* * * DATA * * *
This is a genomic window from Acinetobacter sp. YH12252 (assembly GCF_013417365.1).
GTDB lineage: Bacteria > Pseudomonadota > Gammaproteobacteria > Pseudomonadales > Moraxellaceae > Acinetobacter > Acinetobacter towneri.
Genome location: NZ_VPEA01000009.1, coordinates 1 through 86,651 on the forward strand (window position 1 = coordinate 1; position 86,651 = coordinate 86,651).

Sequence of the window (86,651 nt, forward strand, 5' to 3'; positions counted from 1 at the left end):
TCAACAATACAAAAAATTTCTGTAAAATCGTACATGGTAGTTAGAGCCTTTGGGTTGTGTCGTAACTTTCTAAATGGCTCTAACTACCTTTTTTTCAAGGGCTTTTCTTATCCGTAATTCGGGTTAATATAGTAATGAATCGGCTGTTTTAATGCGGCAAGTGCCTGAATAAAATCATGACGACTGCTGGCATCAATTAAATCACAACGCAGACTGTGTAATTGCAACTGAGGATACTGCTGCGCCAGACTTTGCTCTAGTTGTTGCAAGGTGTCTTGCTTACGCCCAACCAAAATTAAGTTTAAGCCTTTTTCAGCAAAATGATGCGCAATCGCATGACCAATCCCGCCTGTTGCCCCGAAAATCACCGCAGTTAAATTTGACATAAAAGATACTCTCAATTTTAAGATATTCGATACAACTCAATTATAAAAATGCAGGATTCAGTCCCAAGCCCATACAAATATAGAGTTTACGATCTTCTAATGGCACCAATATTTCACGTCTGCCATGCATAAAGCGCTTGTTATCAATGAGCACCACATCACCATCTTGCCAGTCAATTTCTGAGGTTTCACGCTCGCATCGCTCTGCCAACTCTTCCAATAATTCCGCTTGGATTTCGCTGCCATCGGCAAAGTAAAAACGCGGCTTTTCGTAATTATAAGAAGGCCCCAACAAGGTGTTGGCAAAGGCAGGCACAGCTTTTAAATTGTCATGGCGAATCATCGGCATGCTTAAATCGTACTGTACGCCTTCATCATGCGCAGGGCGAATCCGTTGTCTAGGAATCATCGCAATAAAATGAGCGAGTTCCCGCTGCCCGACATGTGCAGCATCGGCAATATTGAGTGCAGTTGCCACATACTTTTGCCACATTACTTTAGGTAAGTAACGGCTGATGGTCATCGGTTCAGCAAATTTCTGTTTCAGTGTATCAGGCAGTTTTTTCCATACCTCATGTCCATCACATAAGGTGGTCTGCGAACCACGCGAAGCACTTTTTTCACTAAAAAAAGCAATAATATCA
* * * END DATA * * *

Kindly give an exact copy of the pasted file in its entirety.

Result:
This is a genomic window from Acinetobacter sp. YH12252 (assembly GCF_013417365.1).
GTDB lineage: Bacteria > Pseudomonadota > Gammaproteobacteria > Pseudomonadales > Moraxellaceae > Acinetobacter > Acinetobacter towneri.
Genome location: NZ_VPEA01000009.1, coordinates 1 through 86,651 on the forward strand (window position 1 = coordinate 1; position 86,651 = coordinate 86,651).

Sequence of the window (86,651 nt, forward strand, 5' to 3'; positions counted from 1 at the left end):
TCAACAATACAAAAAATTTCTGTAAAATCGTACATGGTAGTTAGAGCCTTTGGGTTGTGTCGTAACTTTCTAAATGGCTCTAACTACCTTTTTTTCAAGGGCTTTTCTTATCCGTAATTCGGGTTAATATAGTAATGAATCGGCTGTTTTAATGCGGCAAGTGCCTGAATAAAATCATGACGACTGCTGGCATCAATTAAATCACAACGCAGACTGTGTAATTGCAACTGAGGATACTGCTGCGCCAGACTTTGCTCTAGTTGTTGCAAGGTGTCTTGCTTACGCCCAACCAAAATTAAGTTTAAGCCTTTTTCAGCAAAATGATGCGCAATCGCATGACCAATCCCGCCTGTTGCCCCGAAAATCACCGCAGTTAAATTTGACATAAAAGATACTCTCAATTTTAAGATATTCGATACAACTCAATTATAAAAATGCAGGATTCAGTCCCAAGCCCATACAAATATAGAGTTTACGATCTTCTAATGGCACCAATATTTCACGTCTGCCATGCATAAAGCGCTTGTTATCAATGAGCACCACATCACCATCTTGCCAGTCAATTTCTGAGGTTTCACGCTCGCATCGCTCTGCCAACTCTTCCAATAATTCCGCTTGGATTTCGCTGCCATCGGCAAAGTAAAAACGCGGCTTTTCGTAATTATAAGAAGGCCCCAACAAGGTGTTGGCAAAGGCAGGCACAGCTTTTAAATTGTCATGGCGAATCATCGGCATGCTTAAATCGTACTGTACGCCTTCATCATGCGCAGGGCGAATCCGTTGTCTAGGAATCATCGCAATAAAATGAGCGAGTTCCCGCTGCCCGACATGTGCAGCATCGGCAATATTGAGTGCAGTTGCCACATACTTTTGCCACATTACTTTAGGTAAGTAACGGCTGATGGTCATCGGTTCAGCAAATTTCTGTTTCAGTGTATCAGGCAGTTTTTTCCATACCTCATGTCCATCACATAAGGTGGTCTGCGAACCACGCGAAGCACTTTTTTCACTAAAAAAAGCAATAATATCA